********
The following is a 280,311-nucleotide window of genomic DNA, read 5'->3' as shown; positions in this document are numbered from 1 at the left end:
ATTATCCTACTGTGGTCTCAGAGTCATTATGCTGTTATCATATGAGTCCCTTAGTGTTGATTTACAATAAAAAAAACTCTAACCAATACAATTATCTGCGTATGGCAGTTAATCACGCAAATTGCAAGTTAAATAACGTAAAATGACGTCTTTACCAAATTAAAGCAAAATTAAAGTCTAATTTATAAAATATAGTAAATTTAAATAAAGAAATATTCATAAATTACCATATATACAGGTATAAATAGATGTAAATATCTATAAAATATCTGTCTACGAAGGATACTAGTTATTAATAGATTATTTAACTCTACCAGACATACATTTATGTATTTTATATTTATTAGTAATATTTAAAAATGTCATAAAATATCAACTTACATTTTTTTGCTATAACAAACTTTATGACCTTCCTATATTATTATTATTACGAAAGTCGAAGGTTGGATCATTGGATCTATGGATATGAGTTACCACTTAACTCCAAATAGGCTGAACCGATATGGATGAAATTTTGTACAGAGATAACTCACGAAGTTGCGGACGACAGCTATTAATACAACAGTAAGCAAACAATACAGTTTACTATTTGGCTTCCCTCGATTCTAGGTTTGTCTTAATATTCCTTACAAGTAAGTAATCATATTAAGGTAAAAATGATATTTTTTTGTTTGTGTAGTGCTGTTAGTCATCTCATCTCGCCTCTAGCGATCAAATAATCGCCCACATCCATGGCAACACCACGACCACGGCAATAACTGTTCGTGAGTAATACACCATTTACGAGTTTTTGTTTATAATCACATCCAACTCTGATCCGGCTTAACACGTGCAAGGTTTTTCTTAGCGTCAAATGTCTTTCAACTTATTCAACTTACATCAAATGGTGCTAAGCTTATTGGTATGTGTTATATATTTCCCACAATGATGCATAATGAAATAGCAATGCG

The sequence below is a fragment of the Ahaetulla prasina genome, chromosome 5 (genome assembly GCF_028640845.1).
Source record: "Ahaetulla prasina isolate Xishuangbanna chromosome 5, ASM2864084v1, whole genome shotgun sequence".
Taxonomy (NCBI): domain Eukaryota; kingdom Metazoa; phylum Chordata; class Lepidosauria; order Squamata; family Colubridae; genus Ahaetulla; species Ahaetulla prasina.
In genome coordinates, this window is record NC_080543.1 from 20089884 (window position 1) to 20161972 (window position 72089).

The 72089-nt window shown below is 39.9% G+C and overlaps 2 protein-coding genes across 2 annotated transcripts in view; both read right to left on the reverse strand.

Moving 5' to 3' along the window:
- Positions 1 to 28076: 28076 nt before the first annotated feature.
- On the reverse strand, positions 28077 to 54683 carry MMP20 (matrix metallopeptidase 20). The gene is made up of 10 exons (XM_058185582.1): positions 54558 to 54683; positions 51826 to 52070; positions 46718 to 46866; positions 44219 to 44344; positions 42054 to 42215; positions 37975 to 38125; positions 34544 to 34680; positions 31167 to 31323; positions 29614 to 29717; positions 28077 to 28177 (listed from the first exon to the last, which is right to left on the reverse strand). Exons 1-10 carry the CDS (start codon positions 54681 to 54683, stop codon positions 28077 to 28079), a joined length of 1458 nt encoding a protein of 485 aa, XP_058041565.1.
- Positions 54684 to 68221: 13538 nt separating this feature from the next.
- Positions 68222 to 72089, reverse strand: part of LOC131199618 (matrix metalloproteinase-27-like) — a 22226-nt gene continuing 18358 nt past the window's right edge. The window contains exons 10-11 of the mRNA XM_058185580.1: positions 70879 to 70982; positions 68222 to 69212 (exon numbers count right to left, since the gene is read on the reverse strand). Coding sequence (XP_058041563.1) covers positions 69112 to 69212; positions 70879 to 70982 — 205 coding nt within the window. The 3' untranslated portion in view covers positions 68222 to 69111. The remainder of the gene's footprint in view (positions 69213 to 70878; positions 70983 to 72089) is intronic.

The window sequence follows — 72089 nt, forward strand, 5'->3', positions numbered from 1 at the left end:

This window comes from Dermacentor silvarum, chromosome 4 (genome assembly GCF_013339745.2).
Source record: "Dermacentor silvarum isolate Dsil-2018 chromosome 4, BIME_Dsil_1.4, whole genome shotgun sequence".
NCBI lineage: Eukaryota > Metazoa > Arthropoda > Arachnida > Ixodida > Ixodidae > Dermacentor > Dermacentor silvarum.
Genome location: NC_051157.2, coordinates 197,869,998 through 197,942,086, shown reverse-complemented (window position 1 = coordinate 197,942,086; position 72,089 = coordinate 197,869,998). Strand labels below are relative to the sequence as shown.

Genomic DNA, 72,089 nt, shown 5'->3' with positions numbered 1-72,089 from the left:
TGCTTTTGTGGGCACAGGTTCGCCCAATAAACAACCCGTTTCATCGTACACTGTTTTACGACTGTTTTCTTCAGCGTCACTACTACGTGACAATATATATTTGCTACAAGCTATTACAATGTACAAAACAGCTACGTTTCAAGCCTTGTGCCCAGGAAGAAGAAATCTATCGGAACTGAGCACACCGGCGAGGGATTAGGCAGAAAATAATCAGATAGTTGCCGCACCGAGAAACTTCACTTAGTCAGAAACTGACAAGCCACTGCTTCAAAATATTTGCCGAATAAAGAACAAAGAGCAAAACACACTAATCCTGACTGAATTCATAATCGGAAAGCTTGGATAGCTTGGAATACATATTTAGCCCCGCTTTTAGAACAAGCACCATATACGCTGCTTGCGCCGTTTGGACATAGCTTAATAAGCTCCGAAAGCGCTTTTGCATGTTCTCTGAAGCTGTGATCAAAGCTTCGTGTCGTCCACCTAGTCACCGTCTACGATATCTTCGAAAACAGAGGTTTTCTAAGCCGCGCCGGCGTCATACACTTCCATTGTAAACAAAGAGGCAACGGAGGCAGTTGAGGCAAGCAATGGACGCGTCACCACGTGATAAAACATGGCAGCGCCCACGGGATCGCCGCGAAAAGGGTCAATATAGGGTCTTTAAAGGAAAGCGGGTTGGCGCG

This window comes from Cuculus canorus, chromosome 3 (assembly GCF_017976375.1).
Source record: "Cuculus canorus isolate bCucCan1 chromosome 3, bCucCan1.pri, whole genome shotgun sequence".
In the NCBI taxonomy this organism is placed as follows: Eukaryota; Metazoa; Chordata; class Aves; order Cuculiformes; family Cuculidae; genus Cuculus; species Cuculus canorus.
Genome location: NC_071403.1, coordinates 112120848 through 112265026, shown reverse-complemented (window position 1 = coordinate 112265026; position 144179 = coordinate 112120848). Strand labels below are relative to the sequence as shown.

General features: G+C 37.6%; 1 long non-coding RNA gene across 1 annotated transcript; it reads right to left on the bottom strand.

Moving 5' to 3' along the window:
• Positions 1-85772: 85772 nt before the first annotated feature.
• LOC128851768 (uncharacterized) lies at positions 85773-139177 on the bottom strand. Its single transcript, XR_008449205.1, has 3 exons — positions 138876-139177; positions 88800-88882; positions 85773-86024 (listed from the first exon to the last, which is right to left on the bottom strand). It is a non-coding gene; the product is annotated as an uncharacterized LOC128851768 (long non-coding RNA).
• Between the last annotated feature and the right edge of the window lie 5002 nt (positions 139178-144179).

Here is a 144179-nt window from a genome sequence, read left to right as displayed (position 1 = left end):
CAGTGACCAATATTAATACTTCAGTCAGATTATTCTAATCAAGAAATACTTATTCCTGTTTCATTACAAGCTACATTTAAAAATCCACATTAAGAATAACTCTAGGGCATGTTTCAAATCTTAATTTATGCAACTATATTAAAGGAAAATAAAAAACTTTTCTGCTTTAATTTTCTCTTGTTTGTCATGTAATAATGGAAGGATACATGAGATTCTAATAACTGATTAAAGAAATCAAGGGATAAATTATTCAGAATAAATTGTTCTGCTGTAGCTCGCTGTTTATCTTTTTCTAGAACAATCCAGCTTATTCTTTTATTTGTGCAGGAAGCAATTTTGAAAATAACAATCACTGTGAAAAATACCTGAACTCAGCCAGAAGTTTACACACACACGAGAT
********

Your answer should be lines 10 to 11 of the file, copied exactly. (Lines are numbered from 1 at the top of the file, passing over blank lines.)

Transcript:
- On the reverse strand, positions 28077 to 54683 carry MMP20 (matrix metallopeptidase 20). The gene is made up of 10 exons (XM_058185582.1): positions 54558 to 54683; positions 51826 to 52070; positions 46718 to 46866; positions 44219 to 44344; positions 42054 to 42215; positions 37975 to 38125; positions 34544 to 34680; positions 31167 to 31323; positions 29614 to 29717; positions 28077 to 28177 (listed from the first exon to the last, which is right to left on the reverse strand). Exons 1-10 carry the CDS (start codon positions 54681 to 54683, stop codon positions 28077 to 28079), a joined length of 1458 nt encoding a protein of 485 aa, XP_058041565.1.
- Positions 54684 to 68221: 13538 nt separating this feature from the next.